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Motown Jazz Bass?

Discussion in 'Basses [BG]' started by heat@500Hz, Jul 11, 2005.


  1. heat@500Hz

    heat@500Hz Guest

    Jun 11, 2005
    Lago Blanco de la Roca
    anyone have success playing old motown with a Jazz? any notable players from that era who played that stuff with a Jazz?

    do i need a Precision for the sounds like on 'What's Goin' On" "Ain't no Mountain High Enough"?

    right now, i have a geddy lee jazz, which is naturally bright, so i'm not sure if the '62 reissue Jazz will offer more 'oomph' or 'thump' or whatever the word is to describe that sound...

    i love the precision for that kind of stuff, but i'm curious if a Jazz can cop it...the jazz is more my sound for other styles

    thanks!
     
  2. nysbob

    nysbob

    Sep 14, 2003
    Cincinnati OH
    Get a good P/J. A jazz won't give that fat low mid thing.
     
  3. heat@500Hz

    heat@500Hz Guest

    Jun 11, 2005
    Lago Blanco de la Roca

    that's what i was afraid of...it seems, to my ear, that the jazz can get very close, but just not quite 'it', if that makes sense

    thanks for the reply!
     
  4. A Precision is probably the best you can get, but with a jazz, you can get close to a Precision's tone by turning up the neck pup and boosting the bass and low mids. Or if you really like Jazzes, you could try one of those new ones with an S-1 switch. Never really messed with those, but some like them.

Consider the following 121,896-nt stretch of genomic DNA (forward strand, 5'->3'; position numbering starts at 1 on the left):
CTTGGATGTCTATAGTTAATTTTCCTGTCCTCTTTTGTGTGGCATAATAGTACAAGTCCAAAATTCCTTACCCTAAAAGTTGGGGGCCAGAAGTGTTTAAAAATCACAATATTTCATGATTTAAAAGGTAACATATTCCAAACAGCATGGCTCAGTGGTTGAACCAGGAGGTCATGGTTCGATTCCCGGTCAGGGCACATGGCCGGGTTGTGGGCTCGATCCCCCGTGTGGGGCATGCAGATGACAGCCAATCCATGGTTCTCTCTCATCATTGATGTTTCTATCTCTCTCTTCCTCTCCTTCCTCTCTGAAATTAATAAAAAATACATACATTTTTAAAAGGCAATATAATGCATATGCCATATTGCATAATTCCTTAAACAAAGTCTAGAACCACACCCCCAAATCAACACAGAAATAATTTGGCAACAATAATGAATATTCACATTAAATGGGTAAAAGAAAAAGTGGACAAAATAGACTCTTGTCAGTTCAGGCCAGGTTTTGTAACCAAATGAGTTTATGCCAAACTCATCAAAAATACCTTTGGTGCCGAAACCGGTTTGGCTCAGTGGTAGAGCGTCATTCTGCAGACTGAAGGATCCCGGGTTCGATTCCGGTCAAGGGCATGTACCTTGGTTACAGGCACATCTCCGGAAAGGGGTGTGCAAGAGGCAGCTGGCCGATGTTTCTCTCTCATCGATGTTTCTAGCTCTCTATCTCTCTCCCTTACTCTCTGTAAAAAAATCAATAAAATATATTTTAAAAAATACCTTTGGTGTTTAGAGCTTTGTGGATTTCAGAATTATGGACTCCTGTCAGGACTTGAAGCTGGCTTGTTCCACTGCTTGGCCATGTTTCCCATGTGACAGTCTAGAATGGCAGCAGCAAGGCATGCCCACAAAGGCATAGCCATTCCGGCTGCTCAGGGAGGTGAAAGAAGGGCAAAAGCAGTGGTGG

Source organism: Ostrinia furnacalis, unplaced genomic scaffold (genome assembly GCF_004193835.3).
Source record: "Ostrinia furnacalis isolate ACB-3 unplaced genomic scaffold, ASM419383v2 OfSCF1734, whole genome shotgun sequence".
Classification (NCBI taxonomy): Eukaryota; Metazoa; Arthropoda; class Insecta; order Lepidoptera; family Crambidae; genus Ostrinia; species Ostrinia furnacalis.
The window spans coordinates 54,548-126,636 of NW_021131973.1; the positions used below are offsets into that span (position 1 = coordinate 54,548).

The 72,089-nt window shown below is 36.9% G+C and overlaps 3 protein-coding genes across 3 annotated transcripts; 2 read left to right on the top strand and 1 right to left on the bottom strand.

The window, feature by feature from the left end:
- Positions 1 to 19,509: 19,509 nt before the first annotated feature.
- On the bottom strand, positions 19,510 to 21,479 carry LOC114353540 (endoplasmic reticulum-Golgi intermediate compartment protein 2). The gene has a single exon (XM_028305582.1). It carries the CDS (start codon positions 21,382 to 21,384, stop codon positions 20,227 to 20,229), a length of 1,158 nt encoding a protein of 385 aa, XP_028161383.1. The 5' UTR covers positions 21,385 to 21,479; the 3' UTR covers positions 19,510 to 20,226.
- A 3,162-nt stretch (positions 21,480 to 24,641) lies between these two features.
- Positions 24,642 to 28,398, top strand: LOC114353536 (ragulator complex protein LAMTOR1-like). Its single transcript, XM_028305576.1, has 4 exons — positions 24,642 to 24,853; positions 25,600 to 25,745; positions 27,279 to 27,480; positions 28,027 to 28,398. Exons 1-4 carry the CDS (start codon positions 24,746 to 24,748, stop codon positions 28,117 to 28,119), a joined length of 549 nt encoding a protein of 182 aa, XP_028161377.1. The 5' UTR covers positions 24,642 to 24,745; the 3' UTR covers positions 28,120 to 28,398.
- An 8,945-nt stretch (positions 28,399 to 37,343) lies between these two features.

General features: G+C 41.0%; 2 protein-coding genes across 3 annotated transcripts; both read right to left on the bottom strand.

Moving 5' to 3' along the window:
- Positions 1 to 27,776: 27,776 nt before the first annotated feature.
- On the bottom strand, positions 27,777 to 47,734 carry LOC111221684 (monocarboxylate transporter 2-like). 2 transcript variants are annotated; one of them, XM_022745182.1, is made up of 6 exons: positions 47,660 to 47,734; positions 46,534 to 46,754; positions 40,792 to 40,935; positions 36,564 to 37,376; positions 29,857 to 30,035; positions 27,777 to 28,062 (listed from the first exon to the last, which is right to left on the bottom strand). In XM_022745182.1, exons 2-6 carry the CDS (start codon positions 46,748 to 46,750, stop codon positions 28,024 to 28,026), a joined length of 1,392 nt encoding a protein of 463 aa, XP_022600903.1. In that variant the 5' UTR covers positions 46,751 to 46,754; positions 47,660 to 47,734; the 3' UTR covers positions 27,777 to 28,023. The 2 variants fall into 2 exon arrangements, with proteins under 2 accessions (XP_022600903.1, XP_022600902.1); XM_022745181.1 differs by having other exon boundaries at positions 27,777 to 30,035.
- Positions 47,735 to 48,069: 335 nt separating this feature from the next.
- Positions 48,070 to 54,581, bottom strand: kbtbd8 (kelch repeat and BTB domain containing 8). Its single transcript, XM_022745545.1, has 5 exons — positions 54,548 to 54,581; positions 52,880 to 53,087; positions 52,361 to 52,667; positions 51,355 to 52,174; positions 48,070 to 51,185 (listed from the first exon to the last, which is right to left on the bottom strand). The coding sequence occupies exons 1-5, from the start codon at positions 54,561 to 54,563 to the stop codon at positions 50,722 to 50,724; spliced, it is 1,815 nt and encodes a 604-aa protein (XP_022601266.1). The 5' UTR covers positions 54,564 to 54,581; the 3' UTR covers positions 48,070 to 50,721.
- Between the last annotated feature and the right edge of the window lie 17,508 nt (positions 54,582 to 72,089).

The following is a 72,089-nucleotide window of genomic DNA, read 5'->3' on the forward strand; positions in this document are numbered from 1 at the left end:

5. vic_6

    vic_6

    Dec 19, 2004
    Manila, Philippines
    you could try wiring it in series.
     
  6. heat@500Hz

    heat@500Hz Guest

    Jun 11, 2005
    Lago Blanco de la Roca
    this has been something i've been wondering about--would this added punch and output deliver more of that P-sound?

    if this gets decently close, i think that's the way i'll go.

    ...is that what the s-1 switching on the newer fenders does?
     
  7. heat@500Hz

    heat@500Hz Guest

    Jun 11, 2005
    Lago Blanco de la Roca
    also, perhaps if i have 2 jazzes, i might put flatwound strings on one of them, wire it with an option for series, and that could be the more 'thumpy' one?
     
  8. budman

    budman Commercial User

    Oct 7, 2004
    Houston, TX
    Formerly the owner/builder of LeCompte Electric Bass
    In the made for tv movie, "The Temptations", there's a scene where they're in the studio recording "Cloud Nine". They cut to a closeup of a Jazz bass with an honest to God real bass player playing along with the track. I'm sure it was filmed for effect and not actually what you were hearing, but you could tell it was a real bass player. I'm not sure what I was hearing was even a jazz bass, but it inspired me so much that I installed a set of Basslines vintage stacks, a black pickguard and some TI flatwounds on my Fotoflame Jazz, keeping it passive. The bass definately has a Motown vibe to it.
     
  9. fourstringdrums

    fourstringdrums Decidedly Indecisive Supporting Member

    Oct 20, 2002
    San Antonio